“Protecting business and fighting negative perception are important to every company. The last thing they want or need is for employees to be out their in the social media sphere of Facebook, Twitter, LinkedIn or anywhere else spouting false information, making their work life too transparent or arguing with other employees publicly.

Two companies taking social media seriously are Intel and IBM. Intel is taking it so seriously it apparently has created a department dedicated to the practices of smart social media, says ZDNet’s Jason Hiner.

From a human resources perspective, it’s a really wise move to have clear guidelines and policies, and for most employees, it’s good to know where your company stands on posting information–especially with issues of legality, copyright, company secrets and the like. I could very well see other companies borrowing from Intel’s and IBM’s social media guidelines.”

Well that is all I have for now. Hope you found this useful and if so, please pass it on, as in essence, that is how karma works. What goes around, comes around, the good, the bad and the ugly.


Presidential Debate – Who was more persuasive? and Does it matter to the general public?


“We will not destroy the planet and are arrogant if we think we will, the Earth will shake us off like a cockroach, which we essentially are….parasites that feed off the available resources without considering the limits of our excess.” – anonymous

I rarely watch television anymore. And apparently, I am not alone. My family has actively forgone the whole cable scam and therefore even with the aluminum covered rabbit ears we really don’t get much other than public broadcasting and the Spanish channel (for reasons unknown to me it is the clearest thing we get…)

However, we were able to pick up a fuzzy CBS tonight and I watched the presidential debates tonight….I am glad I did. Although I have pretty much made up my mind ( I am wearing an Obama T-shirt after all), I really wanted to hear McCain talk about things like health care, abortion and taxation.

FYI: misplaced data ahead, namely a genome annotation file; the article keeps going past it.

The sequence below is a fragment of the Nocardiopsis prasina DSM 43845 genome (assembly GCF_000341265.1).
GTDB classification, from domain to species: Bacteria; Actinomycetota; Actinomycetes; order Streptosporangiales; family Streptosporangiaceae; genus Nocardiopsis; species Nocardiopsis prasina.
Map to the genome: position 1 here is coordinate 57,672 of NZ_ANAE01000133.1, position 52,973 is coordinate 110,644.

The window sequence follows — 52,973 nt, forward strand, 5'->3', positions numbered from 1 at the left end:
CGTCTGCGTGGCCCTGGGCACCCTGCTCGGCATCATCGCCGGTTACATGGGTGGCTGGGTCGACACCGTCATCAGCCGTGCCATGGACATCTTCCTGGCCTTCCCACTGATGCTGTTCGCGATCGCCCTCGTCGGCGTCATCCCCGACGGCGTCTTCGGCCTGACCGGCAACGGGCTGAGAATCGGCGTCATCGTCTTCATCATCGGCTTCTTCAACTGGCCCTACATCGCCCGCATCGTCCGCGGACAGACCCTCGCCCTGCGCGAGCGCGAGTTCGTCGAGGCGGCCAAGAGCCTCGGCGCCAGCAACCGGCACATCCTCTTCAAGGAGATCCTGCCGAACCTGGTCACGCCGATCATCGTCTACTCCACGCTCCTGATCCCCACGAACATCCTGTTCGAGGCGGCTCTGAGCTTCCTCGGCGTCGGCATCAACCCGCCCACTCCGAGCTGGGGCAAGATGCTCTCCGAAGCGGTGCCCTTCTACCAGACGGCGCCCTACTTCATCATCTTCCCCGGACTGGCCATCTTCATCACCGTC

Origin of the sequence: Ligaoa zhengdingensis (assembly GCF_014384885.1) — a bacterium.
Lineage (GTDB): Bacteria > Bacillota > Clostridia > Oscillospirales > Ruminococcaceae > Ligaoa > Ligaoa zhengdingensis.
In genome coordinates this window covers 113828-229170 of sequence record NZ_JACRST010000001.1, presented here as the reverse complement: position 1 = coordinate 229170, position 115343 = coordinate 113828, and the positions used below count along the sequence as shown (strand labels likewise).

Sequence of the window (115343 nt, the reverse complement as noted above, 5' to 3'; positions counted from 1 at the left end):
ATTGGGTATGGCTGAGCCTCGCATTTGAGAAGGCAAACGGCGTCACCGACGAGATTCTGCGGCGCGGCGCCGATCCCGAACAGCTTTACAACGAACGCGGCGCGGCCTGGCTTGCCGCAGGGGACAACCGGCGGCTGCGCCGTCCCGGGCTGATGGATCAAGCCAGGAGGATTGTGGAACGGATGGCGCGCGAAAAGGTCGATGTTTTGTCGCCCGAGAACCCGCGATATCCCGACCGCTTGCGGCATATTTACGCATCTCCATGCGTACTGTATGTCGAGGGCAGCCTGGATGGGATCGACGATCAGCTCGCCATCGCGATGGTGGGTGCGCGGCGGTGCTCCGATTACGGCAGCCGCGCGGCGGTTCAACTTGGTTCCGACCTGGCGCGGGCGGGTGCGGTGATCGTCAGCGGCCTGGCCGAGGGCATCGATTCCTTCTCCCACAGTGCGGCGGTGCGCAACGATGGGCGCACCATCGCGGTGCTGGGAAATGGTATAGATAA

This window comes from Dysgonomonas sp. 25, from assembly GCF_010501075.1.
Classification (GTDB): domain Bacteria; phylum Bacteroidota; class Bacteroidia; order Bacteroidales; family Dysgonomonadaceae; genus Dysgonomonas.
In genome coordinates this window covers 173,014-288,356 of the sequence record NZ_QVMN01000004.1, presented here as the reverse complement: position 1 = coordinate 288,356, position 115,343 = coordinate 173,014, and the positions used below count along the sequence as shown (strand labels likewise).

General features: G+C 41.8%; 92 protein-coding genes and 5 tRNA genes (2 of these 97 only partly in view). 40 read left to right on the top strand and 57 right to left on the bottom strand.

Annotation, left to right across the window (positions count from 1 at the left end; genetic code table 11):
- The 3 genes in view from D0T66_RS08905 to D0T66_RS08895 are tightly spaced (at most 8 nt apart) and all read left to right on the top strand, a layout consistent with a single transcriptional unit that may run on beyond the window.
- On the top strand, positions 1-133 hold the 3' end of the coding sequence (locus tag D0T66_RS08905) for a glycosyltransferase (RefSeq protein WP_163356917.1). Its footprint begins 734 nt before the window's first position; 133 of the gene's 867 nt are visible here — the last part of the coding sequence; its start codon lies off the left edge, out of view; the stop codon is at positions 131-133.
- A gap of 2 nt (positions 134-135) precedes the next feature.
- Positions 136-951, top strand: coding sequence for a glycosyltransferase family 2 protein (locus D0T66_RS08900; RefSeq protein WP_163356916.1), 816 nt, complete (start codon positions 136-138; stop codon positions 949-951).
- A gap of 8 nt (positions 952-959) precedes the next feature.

I have to say I think that Obama did a better job this evening. He didn’t get nasty although he did get a few well placed shots in. I honestly felt that McCain skirted many of the issues presented and spent more time telling us about what was wrong with Obama and his campaign than what he [McCain] actually stood for.

From a PR standpoint, Obama did a better job at appealing to the public and defending his decisions with well documented facts rather than using attack methods. He was calm, collected and did a good job of presenting his point of view on several controversial issues without going so far as to “attack” McCain for his policies.

Maybe I am biased. There are after all many studies that show that we tend to hear only what we want to hear especially if we have in any way made up our minds…however, I think that McCain and Palin are simply not right for this country at this point in time.

I do not agree with all of Obama’s strategies, primarily his support of the “clean coal” initiative which is an absolute farce (in my opinion of course) as well as his sudden flip-flop on off-shore drilling. But overall, I think that despite his having less political experience than McCain, he has more of a disconnect from the “good old boy” network and will do more for the common/average American citizen than McCain.

I will admit that I sometimes wish it had been an Obama-McCain ticket–that would have been awesome.

If they could just work together…well that would have really been an awe-inspiring precedent for future political campaigns.

When it comes down to it, negative ads don’t really do a whole lot as far as influence….but having a real, factual-based argument is what is going to really convince voters. (at least those who are actually intelligent enough to make informed decisions. Unfortunately this country is often run by narrow-minded individuals with limited education who assume that whoever is on TV spouting bible verses is obviously fit to be a leader. You know some countries consider that to be a dictatorship…) Thankfully there are voices of reason out there.

I love living in a country that encourages outlets for free expression, like blogs. I hope that whoever is elected, we will continue to evolve as a democratic society that truly values the voice of the many rather than the limited voices of the elite few.

Want to disagree, or maybe even just agree to disagree? Let me know and keep the information flowing. That is what our country was based on after all.